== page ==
Once in the Blackhawk, the door closed and we sat – noise too loud for conversation, softly rocking left and right from the engine torque. The sunrise jabbed through the mire of the dingy windows. It was a good camera opportunity, but I figured I’d not break out the bag, attach lenses and angle for a shot in the cramped passenger compartment. Next time, I needed to remember to bring our small point-and-shoot and strap it to my leg like a sidearm. That way – instant pictorial goodness.
The chopper throttled up and we rose and tipped forward into the morning. Banking left, we swung around to the south, heading toward the capital.
There is a lot of farmland in between the Euphrates and Tigris. Aside from the choking haze, it seemed like a scene from the Midwest – flat fields of crops in tidy rows. Power lines dip up and down along the occasional narrow country road.
After a minute, the crops faded into the haze and a huge swath of palm trees passed underneath, dappling the dawn into a shimmering blanket of light and shadow on the forest floor.
As the trees left our view, there was a discernable thump that shook the chopper. The colonel looked over to me and then outside. Everything seemed all right, noise-wise. Sgt. P, the colonel’s driver, motioned to one of the windows that had a streak of red across the top. “Bird,” he mouthed carefully over the engine din. We did shift left and right a couple times, but the crew didn’t seem too panicked.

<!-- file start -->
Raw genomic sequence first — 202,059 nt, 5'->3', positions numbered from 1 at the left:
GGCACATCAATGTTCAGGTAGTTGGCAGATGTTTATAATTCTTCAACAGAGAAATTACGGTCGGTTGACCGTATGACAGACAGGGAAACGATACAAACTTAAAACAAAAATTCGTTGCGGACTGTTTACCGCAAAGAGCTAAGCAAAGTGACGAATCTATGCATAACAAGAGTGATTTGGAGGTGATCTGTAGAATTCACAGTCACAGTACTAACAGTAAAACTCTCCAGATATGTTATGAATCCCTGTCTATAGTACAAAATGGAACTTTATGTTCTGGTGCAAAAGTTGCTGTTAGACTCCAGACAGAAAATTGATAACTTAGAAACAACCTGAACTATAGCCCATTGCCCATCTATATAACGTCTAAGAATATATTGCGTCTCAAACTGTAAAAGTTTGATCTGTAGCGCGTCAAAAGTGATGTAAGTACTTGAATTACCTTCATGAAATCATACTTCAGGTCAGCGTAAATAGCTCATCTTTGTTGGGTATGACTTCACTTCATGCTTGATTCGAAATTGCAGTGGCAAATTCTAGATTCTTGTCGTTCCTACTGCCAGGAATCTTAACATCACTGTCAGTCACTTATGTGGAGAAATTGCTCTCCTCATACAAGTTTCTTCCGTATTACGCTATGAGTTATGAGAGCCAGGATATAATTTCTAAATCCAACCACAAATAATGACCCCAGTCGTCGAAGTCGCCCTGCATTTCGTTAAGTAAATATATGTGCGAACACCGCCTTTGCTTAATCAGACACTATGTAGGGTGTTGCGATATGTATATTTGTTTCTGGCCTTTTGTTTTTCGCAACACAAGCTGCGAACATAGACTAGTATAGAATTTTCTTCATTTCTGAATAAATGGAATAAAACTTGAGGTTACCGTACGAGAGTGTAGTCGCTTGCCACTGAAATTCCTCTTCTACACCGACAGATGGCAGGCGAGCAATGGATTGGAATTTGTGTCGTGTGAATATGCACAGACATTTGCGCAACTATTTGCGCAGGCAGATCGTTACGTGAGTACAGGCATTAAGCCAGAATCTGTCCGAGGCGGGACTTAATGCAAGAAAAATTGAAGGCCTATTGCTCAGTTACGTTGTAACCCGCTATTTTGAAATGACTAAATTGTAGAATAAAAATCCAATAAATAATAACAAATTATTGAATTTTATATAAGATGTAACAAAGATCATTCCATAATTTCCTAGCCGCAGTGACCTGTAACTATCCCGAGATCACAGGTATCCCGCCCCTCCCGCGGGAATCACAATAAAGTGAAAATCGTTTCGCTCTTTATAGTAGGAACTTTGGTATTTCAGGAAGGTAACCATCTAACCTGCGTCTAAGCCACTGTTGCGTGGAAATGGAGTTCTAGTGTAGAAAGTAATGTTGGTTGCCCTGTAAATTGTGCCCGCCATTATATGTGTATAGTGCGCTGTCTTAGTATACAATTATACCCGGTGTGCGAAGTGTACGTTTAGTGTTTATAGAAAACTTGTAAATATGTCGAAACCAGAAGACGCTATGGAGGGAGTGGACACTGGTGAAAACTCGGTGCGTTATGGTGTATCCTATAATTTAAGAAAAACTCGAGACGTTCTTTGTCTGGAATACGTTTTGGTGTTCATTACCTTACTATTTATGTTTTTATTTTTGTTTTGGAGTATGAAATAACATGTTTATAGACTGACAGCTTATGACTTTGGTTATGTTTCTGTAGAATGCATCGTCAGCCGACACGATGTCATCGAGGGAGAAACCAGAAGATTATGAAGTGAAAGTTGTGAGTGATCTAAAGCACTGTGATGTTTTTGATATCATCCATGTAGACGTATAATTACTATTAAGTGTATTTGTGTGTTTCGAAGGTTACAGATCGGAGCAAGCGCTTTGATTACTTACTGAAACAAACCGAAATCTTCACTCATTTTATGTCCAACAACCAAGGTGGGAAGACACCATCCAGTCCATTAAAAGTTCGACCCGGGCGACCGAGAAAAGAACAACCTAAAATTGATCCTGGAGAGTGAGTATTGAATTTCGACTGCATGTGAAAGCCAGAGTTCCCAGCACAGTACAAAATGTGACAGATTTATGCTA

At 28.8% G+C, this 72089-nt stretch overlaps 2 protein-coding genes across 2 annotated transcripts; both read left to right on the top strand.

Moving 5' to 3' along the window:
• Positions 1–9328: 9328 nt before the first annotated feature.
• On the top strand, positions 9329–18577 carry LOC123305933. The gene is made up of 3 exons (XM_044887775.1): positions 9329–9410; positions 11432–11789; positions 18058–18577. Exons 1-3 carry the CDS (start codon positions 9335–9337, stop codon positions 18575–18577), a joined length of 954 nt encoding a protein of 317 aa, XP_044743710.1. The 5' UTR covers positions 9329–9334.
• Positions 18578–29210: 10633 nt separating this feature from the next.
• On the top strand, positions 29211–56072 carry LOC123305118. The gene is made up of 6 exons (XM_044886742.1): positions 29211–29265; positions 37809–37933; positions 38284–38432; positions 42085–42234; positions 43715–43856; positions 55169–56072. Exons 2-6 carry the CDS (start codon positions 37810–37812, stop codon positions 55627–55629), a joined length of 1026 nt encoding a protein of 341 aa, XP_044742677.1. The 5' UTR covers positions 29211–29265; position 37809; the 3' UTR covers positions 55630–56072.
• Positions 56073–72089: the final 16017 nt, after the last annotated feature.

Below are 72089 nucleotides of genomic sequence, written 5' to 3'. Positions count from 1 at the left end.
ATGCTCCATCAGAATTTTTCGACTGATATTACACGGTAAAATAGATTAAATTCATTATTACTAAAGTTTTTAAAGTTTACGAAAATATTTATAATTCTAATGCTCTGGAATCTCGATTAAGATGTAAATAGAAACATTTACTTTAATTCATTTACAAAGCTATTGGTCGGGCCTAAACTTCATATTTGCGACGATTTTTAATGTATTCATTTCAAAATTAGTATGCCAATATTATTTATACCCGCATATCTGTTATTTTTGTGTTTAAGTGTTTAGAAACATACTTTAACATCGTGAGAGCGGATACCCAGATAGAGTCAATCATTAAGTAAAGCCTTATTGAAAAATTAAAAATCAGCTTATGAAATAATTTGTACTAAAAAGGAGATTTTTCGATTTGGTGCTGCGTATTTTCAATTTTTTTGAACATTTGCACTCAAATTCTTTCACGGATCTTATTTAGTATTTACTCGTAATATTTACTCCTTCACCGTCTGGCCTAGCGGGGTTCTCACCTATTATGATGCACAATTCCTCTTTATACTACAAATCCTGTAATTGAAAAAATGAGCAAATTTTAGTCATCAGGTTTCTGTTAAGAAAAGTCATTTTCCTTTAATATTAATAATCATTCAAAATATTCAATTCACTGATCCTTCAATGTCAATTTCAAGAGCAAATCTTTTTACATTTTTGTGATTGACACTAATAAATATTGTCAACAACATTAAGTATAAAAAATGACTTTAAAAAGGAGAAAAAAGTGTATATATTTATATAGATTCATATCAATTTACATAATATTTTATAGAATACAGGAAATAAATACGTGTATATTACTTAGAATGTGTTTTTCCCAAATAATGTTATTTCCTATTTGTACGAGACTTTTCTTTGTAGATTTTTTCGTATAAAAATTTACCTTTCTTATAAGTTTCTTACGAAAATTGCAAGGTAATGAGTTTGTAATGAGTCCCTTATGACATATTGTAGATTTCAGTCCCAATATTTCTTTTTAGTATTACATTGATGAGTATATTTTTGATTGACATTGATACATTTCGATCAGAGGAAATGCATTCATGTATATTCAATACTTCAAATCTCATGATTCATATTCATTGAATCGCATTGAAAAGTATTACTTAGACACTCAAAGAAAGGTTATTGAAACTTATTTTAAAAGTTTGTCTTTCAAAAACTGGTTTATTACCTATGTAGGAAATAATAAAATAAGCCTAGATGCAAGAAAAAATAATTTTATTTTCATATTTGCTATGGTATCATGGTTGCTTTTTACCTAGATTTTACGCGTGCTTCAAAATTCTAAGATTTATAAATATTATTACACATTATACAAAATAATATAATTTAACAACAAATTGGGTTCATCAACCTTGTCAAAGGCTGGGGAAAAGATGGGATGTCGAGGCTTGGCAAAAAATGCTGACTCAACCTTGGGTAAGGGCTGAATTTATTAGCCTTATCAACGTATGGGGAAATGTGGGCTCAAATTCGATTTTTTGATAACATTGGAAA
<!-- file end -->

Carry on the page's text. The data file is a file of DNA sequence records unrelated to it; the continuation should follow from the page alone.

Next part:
By that time, we were entering the city’s airspace. Going low, we zoomed over neighborhoods.
I didn’t know what to expect from the city. Buildings were built side-by-side in the typical Iraqi/Adobe sun-dried mud style. Water lay everywhere in stagnant, putrid pools, flanked by piles of debris and garbage.
Nearly every city block had a corner which seemed to serve as a piling ground for refuse. Clothes lines were strewn on every rooftop, displaying clothes as the only color among the drab and dreary grays and browns.
Toward the city center, several buildings raised a few stories above the stubble of satellite dishes that peppered the house roofs.
One of the taller buildings stood dormant and empty, its side gouged out by some sort of military strike. Many of its windows were smashed out, letting daylight come and go. Its sinews and muscles of people and flickering lights long gone, the old skeleton remained.
The chopper swung lower and started to shift left and right. If I wasn’t watching the cityscape so intently, I may have been concerned. We certainly were in a hurry.
Passing over a highway, we saw here and there, the burnt out hulks of a bus and a few cars. Kids played in the shadow of the bus’ twisted metal and glass – a prickly playground.
As we were zooming toward the ground, the helicopter pad appeared below just in time to receive us. We were somewhere in the Green Zone, the section of the city cordoned off for coalition use. This wasn’t Seitz.
Our door flung open and the crew chief began yelling into the colonel’s ear, pointing to the rotor. The engine was spinning down, and the rotor slowed from a disc to individual blades turning in the sky. A good chunk was missing from one of the blades, obviously the cause of the concern.
“Sorry this isn’t Seitz, boys,” the crew chief yelled once the noise had somewhat abated.
“We had to put her down. We hit some damn bird down there and it bent the sh*t out of our rotor. We ain’t going anywhere else today. You’ll have to find another Blackhawk.”
Thus went my encounter with one of Iraq’s dreaded Jihad Birds.
The crew chief told us they hit choppers all the time. Most of the time, he said, they just made a mess, but every once in a while, they cause a big enough ruckus to put chopper down.
Come to think of it, I do remember something screaming what sounded like “For Allaaaaaaah!” just before the thump. I thought it was just my imagination.